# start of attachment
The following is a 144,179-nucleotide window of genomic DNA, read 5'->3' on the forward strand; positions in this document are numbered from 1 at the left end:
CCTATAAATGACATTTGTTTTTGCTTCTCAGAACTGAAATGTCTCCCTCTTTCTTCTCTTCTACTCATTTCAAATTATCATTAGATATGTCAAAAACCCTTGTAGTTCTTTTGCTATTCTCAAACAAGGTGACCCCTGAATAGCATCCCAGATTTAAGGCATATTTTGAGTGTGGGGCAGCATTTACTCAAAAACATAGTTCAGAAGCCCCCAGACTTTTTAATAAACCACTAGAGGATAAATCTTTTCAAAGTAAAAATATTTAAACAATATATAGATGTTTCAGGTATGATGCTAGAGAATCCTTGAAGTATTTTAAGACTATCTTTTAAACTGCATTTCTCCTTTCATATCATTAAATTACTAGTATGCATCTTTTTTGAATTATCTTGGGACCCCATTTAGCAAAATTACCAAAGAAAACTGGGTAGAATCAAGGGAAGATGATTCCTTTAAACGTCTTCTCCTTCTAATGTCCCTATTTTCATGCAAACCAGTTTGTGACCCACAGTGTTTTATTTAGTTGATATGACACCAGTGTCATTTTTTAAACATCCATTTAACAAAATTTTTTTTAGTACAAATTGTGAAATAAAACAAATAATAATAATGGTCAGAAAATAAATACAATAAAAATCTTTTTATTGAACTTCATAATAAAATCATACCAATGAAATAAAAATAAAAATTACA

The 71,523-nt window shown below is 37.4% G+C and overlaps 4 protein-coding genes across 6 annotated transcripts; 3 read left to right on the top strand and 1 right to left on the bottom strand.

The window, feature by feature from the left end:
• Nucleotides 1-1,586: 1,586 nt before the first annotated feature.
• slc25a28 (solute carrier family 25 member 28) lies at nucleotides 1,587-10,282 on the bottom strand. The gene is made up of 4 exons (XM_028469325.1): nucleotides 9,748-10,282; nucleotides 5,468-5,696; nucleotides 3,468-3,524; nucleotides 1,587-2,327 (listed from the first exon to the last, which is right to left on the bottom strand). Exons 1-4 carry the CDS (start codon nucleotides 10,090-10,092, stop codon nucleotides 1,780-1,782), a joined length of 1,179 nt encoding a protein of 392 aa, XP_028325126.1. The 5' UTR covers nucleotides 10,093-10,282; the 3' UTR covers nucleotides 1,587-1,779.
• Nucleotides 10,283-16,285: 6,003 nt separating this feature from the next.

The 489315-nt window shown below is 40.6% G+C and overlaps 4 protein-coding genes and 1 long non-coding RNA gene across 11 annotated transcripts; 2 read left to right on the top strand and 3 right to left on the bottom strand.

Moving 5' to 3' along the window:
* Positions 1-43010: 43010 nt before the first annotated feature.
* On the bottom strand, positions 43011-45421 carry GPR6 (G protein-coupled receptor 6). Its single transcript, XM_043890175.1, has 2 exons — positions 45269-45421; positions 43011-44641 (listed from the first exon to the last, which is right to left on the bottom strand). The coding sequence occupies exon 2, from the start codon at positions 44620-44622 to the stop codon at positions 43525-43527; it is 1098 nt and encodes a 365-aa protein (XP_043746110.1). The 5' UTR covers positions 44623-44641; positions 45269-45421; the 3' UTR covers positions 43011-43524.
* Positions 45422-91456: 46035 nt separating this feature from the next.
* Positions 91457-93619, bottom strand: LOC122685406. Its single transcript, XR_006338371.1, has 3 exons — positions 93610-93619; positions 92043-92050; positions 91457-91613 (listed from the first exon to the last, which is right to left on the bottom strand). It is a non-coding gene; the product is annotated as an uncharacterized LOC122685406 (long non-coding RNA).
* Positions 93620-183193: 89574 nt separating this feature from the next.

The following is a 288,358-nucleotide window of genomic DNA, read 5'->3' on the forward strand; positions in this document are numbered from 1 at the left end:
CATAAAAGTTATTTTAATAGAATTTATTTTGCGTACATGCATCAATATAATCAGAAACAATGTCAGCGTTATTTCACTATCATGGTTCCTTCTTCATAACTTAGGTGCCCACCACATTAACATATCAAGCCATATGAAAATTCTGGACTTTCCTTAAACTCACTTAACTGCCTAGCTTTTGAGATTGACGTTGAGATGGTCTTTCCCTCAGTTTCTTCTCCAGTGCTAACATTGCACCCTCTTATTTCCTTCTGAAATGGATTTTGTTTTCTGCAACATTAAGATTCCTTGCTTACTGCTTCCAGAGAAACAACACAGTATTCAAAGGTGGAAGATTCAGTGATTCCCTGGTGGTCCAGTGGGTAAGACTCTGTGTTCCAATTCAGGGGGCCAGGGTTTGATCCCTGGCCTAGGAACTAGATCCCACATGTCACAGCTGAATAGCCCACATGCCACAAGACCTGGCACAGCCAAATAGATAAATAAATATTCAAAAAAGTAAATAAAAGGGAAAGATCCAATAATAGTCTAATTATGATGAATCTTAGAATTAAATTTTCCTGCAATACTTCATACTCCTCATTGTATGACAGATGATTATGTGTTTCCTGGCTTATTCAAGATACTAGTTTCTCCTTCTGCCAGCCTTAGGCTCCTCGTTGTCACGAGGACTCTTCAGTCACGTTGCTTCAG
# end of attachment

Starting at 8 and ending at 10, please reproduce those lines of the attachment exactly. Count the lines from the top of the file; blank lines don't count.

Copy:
The 489315-nt window shown below is 40.6% G+C and overlaps 4 protein-coding genes and 1 long non-coding RNA gene across 11 annotated transcripts; 2 read left to right on the top strand and 3 right to left on the bottom strand.

Moving 5' to 3' along the window:
* Positions 1-43010: 43010 nt before the first annotated feature.